By March we’d stealthily sneaked up the table into promotion contention. True, our final four fixtures would be against the four favourites for the title, but nevertheless, there was always a chance. It was then that I realised that I wasn’t going to get the youth intake I was relying on for squad building. I cast my eyes around, wondering if I’d impressed enough to get a job with better prospects. Craggy had its attractions – to me if no one else – so I sent a speculative raven to the far north, to Orkney where I heard Kirkwall Thorfinn were looking for a manager.

Edited by phnompenhandy

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Does your academy contain the Italian fella from the "All priests over 75 five aside football match"? He knows the dark arts of the game, he'll do a job at that level.

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2 minutes ago, withnail316 said:

Does your academy contain the Italian fella from the "All priests over 75 five aside football match"? He knows the dark arts of the game, he'll do a job at that level.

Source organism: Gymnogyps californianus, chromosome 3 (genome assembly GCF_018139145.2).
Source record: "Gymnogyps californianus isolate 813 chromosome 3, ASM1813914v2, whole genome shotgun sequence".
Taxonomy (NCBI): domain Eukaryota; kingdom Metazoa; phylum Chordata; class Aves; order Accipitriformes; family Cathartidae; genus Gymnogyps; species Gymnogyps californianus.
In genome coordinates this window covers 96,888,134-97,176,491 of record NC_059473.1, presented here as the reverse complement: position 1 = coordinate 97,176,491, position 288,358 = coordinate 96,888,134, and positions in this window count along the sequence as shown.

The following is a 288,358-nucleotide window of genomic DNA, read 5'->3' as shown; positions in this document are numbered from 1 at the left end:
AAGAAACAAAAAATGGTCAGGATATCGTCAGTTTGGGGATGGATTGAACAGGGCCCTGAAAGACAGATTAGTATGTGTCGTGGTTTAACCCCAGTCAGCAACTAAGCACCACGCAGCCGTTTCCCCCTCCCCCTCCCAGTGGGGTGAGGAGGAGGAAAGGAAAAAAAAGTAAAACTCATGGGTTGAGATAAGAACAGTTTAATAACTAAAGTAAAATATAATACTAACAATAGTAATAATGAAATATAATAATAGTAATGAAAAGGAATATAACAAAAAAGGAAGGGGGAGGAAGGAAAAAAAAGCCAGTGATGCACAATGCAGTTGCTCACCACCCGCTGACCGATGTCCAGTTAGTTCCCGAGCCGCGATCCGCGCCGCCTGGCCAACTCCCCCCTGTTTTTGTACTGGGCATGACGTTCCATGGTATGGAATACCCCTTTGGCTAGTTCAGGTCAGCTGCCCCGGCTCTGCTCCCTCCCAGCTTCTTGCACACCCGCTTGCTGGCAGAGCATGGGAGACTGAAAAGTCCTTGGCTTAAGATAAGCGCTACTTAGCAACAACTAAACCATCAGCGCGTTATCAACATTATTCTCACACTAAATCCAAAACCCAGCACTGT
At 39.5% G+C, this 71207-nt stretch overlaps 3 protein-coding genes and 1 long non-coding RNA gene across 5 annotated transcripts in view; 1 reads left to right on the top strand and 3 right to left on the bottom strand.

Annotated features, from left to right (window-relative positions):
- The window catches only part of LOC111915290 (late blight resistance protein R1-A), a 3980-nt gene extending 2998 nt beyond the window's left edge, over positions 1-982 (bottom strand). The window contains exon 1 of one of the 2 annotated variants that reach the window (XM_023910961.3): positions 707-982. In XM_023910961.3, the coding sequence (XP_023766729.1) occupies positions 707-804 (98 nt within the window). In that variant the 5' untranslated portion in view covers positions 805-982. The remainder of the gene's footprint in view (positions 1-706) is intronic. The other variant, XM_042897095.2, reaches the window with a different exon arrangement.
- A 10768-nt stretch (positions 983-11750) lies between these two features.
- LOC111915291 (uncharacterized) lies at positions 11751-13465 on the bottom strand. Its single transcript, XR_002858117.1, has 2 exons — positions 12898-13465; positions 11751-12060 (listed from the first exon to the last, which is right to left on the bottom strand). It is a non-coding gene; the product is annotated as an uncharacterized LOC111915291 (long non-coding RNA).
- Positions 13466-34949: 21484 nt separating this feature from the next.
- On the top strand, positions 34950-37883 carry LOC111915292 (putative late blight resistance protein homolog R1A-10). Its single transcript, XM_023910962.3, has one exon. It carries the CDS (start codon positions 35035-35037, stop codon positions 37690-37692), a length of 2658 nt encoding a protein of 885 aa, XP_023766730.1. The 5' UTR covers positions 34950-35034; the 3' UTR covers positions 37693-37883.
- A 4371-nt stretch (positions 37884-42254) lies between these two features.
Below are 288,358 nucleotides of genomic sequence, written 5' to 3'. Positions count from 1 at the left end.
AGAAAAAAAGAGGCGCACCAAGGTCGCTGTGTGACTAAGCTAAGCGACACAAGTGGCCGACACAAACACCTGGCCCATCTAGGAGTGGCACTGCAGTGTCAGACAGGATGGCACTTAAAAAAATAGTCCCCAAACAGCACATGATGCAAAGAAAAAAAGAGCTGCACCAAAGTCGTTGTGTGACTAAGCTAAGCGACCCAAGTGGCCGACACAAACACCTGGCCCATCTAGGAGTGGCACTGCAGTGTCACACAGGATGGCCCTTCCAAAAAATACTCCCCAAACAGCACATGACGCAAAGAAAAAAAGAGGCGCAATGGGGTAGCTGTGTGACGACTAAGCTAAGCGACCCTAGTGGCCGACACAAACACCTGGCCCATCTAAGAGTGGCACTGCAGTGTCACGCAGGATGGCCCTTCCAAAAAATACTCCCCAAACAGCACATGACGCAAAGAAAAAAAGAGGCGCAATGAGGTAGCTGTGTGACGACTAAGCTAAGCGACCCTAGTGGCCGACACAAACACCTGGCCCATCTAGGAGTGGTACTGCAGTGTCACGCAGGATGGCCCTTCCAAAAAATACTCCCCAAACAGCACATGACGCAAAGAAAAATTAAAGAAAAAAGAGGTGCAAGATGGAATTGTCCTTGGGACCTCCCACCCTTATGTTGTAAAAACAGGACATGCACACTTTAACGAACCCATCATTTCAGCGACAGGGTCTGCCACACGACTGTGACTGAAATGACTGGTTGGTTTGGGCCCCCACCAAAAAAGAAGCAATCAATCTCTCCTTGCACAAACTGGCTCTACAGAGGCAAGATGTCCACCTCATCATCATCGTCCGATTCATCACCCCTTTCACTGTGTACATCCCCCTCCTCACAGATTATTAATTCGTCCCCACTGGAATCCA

You know, if it wasn't a journeyman career, I would have added all the characters. As it is all I did was name the stadium 'Father Ted's House' and nickname us 'Go on go on go on go on'. They do make for corking news items :lol:

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18 minutes ago, phnompenhandy said:

You know, if it wasn't a journeyman career, I would have added all the characters. As it is all I did was name the stadium 'Father Ted's House' and nickname us 'Go on go on go on go on'. They do make for corking news items :lol:

I suppose Pat Mustard's hairy babies must have a golden generation in them for future intakes, too!